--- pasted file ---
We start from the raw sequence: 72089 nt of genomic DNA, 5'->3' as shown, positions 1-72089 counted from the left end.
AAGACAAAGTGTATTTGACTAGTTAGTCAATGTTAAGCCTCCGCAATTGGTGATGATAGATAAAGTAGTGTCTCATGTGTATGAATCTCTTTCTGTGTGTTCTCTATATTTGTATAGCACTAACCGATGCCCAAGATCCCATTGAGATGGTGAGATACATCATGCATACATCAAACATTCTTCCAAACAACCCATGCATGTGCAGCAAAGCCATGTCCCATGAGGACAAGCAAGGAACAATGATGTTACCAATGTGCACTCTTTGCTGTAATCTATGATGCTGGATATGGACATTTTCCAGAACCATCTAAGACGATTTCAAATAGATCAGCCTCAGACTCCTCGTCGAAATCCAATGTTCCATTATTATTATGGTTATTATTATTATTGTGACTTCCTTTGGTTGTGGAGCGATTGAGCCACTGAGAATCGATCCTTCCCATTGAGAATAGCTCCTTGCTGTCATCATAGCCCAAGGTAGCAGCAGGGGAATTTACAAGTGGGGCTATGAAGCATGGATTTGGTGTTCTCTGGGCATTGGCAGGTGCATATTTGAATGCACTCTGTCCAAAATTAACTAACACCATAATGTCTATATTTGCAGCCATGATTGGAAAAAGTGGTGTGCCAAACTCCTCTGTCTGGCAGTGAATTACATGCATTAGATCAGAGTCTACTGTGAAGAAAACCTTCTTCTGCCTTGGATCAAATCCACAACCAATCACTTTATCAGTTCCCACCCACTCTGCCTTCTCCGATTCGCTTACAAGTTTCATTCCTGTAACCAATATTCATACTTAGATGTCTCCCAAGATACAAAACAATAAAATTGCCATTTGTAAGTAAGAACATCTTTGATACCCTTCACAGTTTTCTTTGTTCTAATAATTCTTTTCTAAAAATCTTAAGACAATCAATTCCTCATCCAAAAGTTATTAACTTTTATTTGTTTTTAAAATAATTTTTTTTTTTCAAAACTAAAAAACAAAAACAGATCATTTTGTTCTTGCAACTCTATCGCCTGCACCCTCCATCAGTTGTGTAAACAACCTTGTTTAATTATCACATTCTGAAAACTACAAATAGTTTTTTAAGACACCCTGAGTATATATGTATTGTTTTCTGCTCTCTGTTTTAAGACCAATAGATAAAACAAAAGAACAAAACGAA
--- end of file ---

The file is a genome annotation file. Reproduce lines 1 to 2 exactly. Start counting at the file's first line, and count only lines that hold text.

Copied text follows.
We start from the raw sequence: 72089 nt of genomic DNA, 5'->3' as shown, positions 1-72089 counted from the left end.
AAGACAAAGTGTATTTGACTAGTTAGTCAATGTTAAGCCTCCGCAATTGGTGATGATAGATAAAGTAGTGTCTCATGTGTATGAATCTCTTTCTGTGTGTTCTCTATATTTGTATAGCACTAACCGATGCCCAAGATCCCATTGAGATGGTGAGATACATCATGCATACATCAAACATTCTTCCAAACAACCCATGCATGTGCAGCAAAGCCATGTCCCATGAGGACAAGCAAGGAACAATGATGTTACCAATGTGCACTCTTTGCTGTAATCTATGATGCTGGATATGGACATTTTCCAGAACCATCTAAGACGATTTCAAATAGATCAGCCTCAGACTCCTCGTCGAAATCCAATGTTCCATTATTATTATGGTTATTATTATTATTGTGACTTCCTTTGGTTGTGGAGCGATTGAGCCACTGAGAATCGATCCTTCCCATTGAGAATAGCTCCTTGCTGTCATCATAGCCCAAGGTAGCAGCAGGGGAATTTACAAGTGGGGCTATGAAGCATGGATTTGGTGTTCTCTGGGCATTGGCAGGTGCATATTTGAATGCACTCTGTCCAAAATTAACTAACACCATAATGTCTATATTTGCAGCCATGATTGGAAAAAGTGGTGTGCCAAACTCCTCTGTCTGGCAGTGAATTACATGCATTAGATCAGAGTCTACTGTGAAGAAAACCTTCTTCTGCCTTGGATCAAATCCACAACCAATCACTTTATCAGTTCCCACCCACTCTGCCTTCTCCGATTCGCTTACAAGTTTCATTCCTGTAACCAATATTCATACTTAGATGTCTCCCAAGATACAAAACAATAAAATTGCCATTTGTAAGTAAGAACATCTTTGATACCCTTCACAGTTTTCTTTGTTCTAATAATTCTTTTCTAAAAATCTTAAGACAATCAATTCCTCATCCAAAAGTTATTAACTTTTATTTGTTTTTAAAATAATTTTTTTTTTTCAAAACTAAAAAACAAAAACAGATCATTTTGTTCTTGCAACTCTATCGCCTGCACCCTCCATCAGTTGTGTAAACAACCTTGTTTAATTATCACATTCTGAAAACTACAAATAGTTTTTTAAGACACCCTGAGTATATATGTATTGTTTTCTGCTCTCTGTTTTAAGACCAATAGATAAAACAAAAGAACAAAACGAA